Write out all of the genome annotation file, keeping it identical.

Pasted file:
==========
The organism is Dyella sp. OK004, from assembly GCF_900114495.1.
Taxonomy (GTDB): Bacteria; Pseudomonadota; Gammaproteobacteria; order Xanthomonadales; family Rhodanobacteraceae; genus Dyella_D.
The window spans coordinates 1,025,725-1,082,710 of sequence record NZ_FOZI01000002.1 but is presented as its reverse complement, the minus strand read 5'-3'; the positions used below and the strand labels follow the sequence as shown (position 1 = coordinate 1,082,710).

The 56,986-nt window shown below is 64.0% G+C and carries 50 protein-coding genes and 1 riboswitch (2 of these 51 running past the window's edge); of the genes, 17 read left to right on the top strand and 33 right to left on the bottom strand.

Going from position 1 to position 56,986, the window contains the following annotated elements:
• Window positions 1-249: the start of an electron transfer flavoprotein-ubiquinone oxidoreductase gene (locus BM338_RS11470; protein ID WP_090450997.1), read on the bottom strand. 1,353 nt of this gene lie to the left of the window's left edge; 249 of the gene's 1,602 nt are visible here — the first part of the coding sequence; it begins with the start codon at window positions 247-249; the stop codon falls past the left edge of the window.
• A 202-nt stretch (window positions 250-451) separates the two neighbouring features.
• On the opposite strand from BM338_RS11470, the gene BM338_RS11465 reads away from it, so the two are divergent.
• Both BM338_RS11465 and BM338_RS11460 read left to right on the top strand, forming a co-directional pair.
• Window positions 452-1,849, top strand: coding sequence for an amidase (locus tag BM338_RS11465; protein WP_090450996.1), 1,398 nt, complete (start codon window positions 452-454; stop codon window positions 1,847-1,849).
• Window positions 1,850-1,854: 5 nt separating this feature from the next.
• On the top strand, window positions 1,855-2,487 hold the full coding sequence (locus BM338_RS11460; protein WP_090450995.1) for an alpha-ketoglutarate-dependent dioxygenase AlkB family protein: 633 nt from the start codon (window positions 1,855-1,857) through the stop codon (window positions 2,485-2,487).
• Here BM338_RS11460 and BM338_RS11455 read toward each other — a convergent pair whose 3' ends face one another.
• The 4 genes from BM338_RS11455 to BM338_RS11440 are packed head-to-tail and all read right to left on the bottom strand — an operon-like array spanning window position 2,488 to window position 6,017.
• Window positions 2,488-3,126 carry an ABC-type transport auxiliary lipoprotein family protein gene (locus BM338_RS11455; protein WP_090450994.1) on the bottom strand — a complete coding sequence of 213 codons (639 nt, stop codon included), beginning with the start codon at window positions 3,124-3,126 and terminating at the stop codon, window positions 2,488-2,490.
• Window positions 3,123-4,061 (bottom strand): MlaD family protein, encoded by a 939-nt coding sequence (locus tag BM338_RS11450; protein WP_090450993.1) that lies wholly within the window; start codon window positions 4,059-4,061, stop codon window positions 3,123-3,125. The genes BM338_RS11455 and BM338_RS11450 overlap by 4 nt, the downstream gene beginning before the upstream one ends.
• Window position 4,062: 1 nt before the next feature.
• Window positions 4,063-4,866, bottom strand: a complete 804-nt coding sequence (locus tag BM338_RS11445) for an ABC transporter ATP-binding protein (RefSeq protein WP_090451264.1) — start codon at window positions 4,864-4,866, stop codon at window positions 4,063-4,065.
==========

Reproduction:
The organism is Dyella sp. OK004, from assembly GCF_900114495.1.
Taxonomy (GTDB): Bacteria; Pseudomonadota; Gammaproteobacteria; order Xanthomonadales; family Rhodanobacteraceae; genus Dyella_D.
The window spans coordinates 1,025,725-1,082,710 of sequence record NZ_FOZI01000002.1 but is presented as its reverse complement, the minus strand read 5'-3'; the positions used below and the strand labels follow the sequence as shown (position 1 = coordinate 1,082,710).

The 56,986-nt window shown below is 64.0% G+C and carries 50 protein-coding genes and 1 riboswitch (2 of these 51 running past the window's edge); of the genes, 17 read left to right on the top strand and 33 right to left on the bottom strand.

Going from position 1 to position 56,986, the window contains the following annotated elements:
• Window positions 1-249: the start of an electron transfer flavoprotein-ubiquinone oxidoreductase gene (locus BM338_RS11470; protein ID WP_090450997.1), read on the bottom strand. 1,353 nt of this gene lie to the left of the window's left edge; 249 of the gene's 1,602 nt are visible here — the first part of the coding sequence; it begins with the start codon at window positions 247-249; the stop codon falls past the left edge of the window.
• A 202-nt stretch (window positions 250-451) separates the two neighbouring features.
• On the opposite strand from BM338_RS11470, the gene BM338_RS11465 reads away from it, so the two are divergent.
• Both BM338_RS11465 and BM338_RS11460 read left to right on the top strand, forming a co-directional pair.
• Window positions 452-1,849, top strand: coding sequence for an amidase (locus tag BM338_RS11465; protein WP_090450996.1), 1,398 nt, complete (start codon window positions 452-454; stop codon window positions 1,847-1,849).
• Window positions 1,850-1,854: 5 nt separating this feature from the next.
• On the top strand, window positions 1,855-2,487 hold the full coding sequence (locus BM338_RS11460; protein WP_090450995.1) for an alpha-ketoglutarate-dependent dioxygenase AlkB family protein: 633 nt from the start codon (window positions 1,855-1,857) through the stop codon (window positions 2,485-2,487).
• Here BM338_RS11460 and BM338_RS11455 read toward each other — a convergent pair whose 3' ends face one another.
• The 4 genes from BM338_RS11455 to BM338_RS11440 are packed head-to-tail and all read right to left on the bottom strand — an operon-like array spanning window position 2,488 to window position 6,017.
• Window positions 2,488-3,126 carry an ABC-type transport auxiliary lipoprotein family protein gene (locus BM338_RS11455; protein WP_090450994.1) on the bottom strand — a complete coding sequence of 213 codons (639 nt, stop codon included), beginning with the start codon at window positions 3,124-3,126 and terminating at the stop codon, window positions 2,488-2,490.
• Window positions 3,123-4,061 (bottom strand): MlaD family protein, encoded by a 939-nt coding sequence (locus tag BM338_RS11450; protein WP_090450993.1) that lies wholly within the window; start codon window positions 4,059-4,061, stop codon window positions 3,123-3,125. The genes BM338_RS11455 and BM338_RS11450 overlap by 4 nt, the downstream gene beginning before the upstream one ends.
• Window position 4,062: 1 nt before the next feature.
• Window positions 4,063-4,866, bottom strand: a complete 804-nt coding sequence (locus tag BM338_RS11445) for an ABC transporter ATP-binding protein (RefSeq protein WP_090451264.1) — start codon at window positions 4,864-4,866, stop codon at window positions 4,063-4,065.